Wednesday, June 06, 2007


In this political season, I would like to have the term ‘collaborator’ restored to widespread use, and for people seeking a career in politics to loathe the idea of suffering this particular brand.

A collaborator in this context is a person who assists any political faction who evidences a serious intent to destroy the principles of government written into the Constitution, other than through the accepted method of Constitutional amendment.

Two recent events bring this thought to the surface of my mind. The first comes from the recent Democratic and Republican political debates – both of them. The topic of discussion seems to be whether Bush is a competent commander in chief – whether he obtained his desired objectives skillfully. There is far too little discussion of what it is that he seemed to want to accomplish. With respect to some of the goals in the Bush Administration, really, one thing we do not need is a President and an administration that could accomplish those goals competently.

The goals that I am referring to are his attempts to dismantle the Constitution. The Bush Administration has worked systematically to create a form of government where the Constitution is nothing but a figurehead. Its role in American politics would be reduced to something comparable to that of the Queen of England. Its only purpose is ceremonial. People bring it out every now and then so that the public can cheer in its general direction, while he government largely continues in total disregard to what is written there.

In these debates, I have heard almost nothing said about such things as signing statements, warrantless searches and seizures, indefinite arbitrary imprisonment, cruel and unusual treatment of prisoners (I would call it ‘punishment’ – but punishment assumes at least a conviction of wrongdoing, which does not exist in the vast majority of these cases), the duty of the government to provide evidence that a person is guilty and deserving of harm as a condition of depriving somebody of life, liberty, or property.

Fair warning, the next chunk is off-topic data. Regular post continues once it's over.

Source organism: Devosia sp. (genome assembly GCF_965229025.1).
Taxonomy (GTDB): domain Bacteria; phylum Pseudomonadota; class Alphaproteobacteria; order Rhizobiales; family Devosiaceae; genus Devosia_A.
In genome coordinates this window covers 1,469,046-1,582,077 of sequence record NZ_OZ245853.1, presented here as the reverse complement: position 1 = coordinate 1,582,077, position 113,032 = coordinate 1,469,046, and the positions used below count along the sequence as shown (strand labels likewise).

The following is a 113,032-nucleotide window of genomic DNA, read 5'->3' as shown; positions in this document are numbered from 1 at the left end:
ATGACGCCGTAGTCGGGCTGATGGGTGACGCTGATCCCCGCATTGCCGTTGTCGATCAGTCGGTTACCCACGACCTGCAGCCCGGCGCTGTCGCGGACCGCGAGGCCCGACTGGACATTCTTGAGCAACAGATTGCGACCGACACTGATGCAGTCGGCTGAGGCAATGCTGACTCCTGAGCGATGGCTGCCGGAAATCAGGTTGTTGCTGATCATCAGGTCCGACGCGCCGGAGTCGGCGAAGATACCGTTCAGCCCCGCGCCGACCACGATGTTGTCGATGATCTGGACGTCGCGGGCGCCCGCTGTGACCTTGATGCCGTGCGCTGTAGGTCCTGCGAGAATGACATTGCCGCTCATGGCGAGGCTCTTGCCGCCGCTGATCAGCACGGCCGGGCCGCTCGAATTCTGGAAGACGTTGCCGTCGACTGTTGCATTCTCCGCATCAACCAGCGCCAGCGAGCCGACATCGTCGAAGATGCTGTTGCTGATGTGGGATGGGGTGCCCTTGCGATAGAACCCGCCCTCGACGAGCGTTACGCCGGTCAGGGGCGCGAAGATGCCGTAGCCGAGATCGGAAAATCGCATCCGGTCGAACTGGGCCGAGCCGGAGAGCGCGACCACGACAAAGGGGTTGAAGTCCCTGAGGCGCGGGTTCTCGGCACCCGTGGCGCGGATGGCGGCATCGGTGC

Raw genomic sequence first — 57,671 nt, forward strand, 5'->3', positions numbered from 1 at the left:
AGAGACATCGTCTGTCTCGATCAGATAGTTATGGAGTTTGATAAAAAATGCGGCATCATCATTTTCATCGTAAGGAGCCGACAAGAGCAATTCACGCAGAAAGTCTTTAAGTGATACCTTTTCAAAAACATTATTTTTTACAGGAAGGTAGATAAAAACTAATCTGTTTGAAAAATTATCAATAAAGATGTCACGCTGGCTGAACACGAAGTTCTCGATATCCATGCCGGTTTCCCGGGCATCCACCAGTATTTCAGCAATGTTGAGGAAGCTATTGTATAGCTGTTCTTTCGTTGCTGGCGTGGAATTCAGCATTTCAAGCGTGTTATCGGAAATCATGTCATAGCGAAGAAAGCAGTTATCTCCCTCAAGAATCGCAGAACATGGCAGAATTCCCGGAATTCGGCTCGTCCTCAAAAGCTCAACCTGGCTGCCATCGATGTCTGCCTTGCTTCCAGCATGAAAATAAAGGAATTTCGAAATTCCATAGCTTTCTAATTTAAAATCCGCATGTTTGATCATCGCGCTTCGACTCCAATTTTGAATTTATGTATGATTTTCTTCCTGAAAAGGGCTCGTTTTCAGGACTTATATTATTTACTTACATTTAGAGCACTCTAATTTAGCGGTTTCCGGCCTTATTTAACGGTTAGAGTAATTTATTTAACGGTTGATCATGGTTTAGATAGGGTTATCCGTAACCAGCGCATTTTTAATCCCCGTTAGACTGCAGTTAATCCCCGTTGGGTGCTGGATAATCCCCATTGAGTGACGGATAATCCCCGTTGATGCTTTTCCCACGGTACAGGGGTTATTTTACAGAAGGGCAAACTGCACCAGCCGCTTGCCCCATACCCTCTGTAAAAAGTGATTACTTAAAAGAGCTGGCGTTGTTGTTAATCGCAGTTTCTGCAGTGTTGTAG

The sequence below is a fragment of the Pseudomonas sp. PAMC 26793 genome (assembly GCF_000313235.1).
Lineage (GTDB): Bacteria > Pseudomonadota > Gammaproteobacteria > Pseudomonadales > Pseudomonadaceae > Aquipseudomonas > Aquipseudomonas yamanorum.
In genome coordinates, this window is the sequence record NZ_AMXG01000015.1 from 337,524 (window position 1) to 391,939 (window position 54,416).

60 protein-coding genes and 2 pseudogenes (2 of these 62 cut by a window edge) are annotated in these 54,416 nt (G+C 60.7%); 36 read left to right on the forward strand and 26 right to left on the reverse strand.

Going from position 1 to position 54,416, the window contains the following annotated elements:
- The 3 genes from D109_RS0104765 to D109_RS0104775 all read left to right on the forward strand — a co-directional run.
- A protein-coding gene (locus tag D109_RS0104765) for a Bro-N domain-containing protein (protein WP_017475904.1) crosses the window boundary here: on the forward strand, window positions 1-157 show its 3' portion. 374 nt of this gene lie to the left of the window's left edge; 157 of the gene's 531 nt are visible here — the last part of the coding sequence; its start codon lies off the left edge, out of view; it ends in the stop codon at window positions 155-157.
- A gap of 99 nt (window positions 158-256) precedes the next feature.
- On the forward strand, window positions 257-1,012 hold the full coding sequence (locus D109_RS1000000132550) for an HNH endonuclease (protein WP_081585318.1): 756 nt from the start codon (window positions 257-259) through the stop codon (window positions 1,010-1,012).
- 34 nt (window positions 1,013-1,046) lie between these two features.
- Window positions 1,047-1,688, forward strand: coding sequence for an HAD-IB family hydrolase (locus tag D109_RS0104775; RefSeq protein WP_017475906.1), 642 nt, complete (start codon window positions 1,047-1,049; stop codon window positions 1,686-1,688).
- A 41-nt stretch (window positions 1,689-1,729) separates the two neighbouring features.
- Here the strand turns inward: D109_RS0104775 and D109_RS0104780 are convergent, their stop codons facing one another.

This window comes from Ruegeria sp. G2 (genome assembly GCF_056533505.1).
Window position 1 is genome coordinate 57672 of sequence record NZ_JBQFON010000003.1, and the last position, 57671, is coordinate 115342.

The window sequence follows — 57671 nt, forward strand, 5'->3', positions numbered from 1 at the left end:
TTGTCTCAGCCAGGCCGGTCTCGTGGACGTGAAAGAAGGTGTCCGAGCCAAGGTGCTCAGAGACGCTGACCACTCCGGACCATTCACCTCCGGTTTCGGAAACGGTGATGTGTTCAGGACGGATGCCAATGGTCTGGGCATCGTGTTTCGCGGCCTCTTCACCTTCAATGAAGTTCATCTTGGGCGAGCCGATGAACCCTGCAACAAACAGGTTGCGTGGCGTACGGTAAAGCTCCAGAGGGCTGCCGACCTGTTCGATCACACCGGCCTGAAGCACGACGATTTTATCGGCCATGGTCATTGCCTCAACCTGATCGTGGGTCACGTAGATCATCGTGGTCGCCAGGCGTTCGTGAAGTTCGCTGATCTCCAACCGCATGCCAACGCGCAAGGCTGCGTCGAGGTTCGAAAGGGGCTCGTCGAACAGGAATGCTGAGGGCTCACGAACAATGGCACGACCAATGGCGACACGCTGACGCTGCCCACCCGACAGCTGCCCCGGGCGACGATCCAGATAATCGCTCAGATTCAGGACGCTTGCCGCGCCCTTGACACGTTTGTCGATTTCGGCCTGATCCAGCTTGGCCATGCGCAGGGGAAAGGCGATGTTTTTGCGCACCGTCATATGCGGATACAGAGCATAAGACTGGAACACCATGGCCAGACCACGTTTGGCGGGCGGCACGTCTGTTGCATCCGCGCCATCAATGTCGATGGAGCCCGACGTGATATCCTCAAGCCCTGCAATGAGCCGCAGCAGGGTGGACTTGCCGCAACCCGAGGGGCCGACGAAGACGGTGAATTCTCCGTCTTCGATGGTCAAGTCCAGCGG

I have not heard anything on whether any candidate believes that the President has the right to circumvent the legislative and judiciary branches, making these institutions as well the quaint relics of a bygone era – a type of “Colonial Williamsburg” where people dress up and pretend to fill roles once filled by real people with important jobs to do.

The second impetus to this request concerns a question of what we are going to teach our children about government and civic responsibility. Most children who were 12 years old on September 11, 2001 will be graduating from high school this year. They have spent the bulk of their formative years watching us, learning our values, learning what we can reasonably expect from a citizen of this great country.

What have we taught them?

Mostly, they have learned that, if any political faction should work to remove the Constitutional protections that I described above, the most important thing that they are to do with their lives is to wonder about the significance of things like Tom Cruise dancing on Oprah Winfrey’s couch exclaiming his love of Katie Holmes, or the identity of the father of Anne Nichole Smith’s baby. This is what a good citizen does with his day.

Having absorbed these lessons, we can only wonder what this generation will do when, 30 or 40 years from now, some would-be tyrant decides that he wants to be dictator of the United States. When that leader comes to power, what will that generation do to protect those same Constitutional freedoms. (Will there be any Constitutional freedoms for them to protect?)

There is a second, more important concern. How many of them are going to look back on the Bush Administration and the public reaction to their behavior and say, “How hard will it be to establish a more dictatorial government with us in control of everything? Look at the Bush Administration and how far he actually went dismantling the Constitution. And Bush was an idiot. If we avoid his mistakes, we might actually be able to succeed where he failed.”